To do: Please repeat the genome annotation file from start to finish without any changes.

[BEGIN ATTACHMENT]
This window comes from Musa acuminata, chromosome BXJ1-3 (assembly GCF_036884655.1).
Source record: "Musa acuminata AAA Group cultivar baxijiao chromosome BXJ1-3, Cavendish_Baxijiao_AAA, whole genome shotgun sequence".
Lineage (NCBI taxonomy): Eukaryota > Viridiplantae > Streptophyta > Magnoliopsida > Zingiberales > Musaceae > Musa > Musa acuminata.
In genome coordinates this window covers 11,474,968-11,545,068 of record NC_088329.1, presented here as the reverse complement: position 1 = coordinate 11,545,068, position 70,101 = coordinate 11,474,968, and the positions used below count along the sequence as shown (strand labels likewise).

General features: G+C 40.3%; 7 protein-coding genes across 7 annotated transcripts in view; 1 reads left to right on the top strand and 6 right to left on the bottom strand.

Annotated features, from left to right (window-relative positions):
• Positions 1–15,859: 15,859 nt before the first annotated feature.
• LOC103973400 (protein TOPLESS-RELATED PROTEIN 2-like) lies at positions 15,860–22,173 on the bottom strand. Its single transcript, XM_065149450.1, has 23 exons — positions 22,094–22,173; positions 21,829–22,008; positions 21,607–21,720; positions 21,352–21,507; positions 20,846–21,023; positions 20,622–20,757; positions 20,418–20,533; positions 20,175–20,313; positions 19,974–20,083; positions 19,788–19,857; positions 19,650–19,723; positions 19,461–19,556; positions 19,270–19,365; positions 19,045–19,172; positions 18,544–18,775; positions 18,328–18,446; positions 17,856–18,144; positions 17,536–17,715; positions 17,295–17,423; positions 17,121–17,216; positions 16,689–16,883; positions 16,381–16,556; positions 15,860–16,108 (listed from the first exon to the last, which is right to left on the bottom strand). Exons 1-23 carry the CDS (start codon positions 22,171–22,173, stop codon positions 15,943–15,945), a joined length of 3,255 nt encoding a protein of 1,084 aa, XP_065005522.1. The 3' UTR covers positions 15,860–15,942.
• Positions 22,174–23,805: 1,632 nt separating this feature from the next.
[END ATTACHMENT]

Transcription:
This window comes from Musa acuminata, chromosome BXJ1-3 (assembly GCF_036884655.1).
Source record: "Musa acuminata AAA Group cultivar baxijiao chromosome BXJ1-3, Cavendish_Baxijiao_AAA, whole genome shotgun sequence".
Lineage (NCBI taxonomy): Eukaryota > Viridiplantae > Streptophyta > Magnoliopsida > Zingiberales > Musaceae > Musa > Musa acuminata.
In genome coordinates this window covers 11,474,968-11,545,068 of record NC_088329.1, presented here as the reverse complement: position 1 = coordinate 11,545,068, position 70,101 = coordinate 11,474,968, and the positions used below count along the sequence as shown (strand labels likewise).

General features: G+C 40.3%; 7 protein-coding genes across 7 annotated transcripts in view; 1 reads left to right on the top strand and 6 right to left on the bottom strand.

Annotated features, from left to right (window-relative positions):
• Positions 1–15,859: 15,859 nt before the first annotated feature.
• LOC103973400 (protein TOPLESS-RELATED PROTEIN 2-like) lies at positions 15,860–22,173 on the bottom strand. Its single transcript, XM_065149450.1, has 23 exons — positions 22,094–22,173; positions 21,829–22,008; positions 21,607–21,720; positions 21,352–21,507; positions 20,846–21,023; positions 20,622–20,757; positions 20,418–20,533; positions 20,175–20,313; positions 19,974–20,083; positions 19,788–19,857; positions 19,650–19,723; positions 19,461–19,556; positions 19,270–19,365; positions 19,045–19,172; positions 18,544–18,775; positions 18,328–18,446; positions 17,856–18,144; positions 17,536–17,715; positions 17,295–17,423; positions 17,121–17,216; positions 16,689–16,883; positions 16,381–16,556; positions 15,860–16,108 (listed from the first exon to the last, which is right to left on the bottom strand). Exons 1-23 carry the CDS (start codon positions 22,171–22,173, stop codon positions 15,943–15,945), a joined length of 3,255 nt encoding a protein of 1,084 aa, XP_065005522.1. The 3' UTR covers positions 15,860–15,942.
• Positions 22,174–23,805: 1,632 nt separating this feature from the next.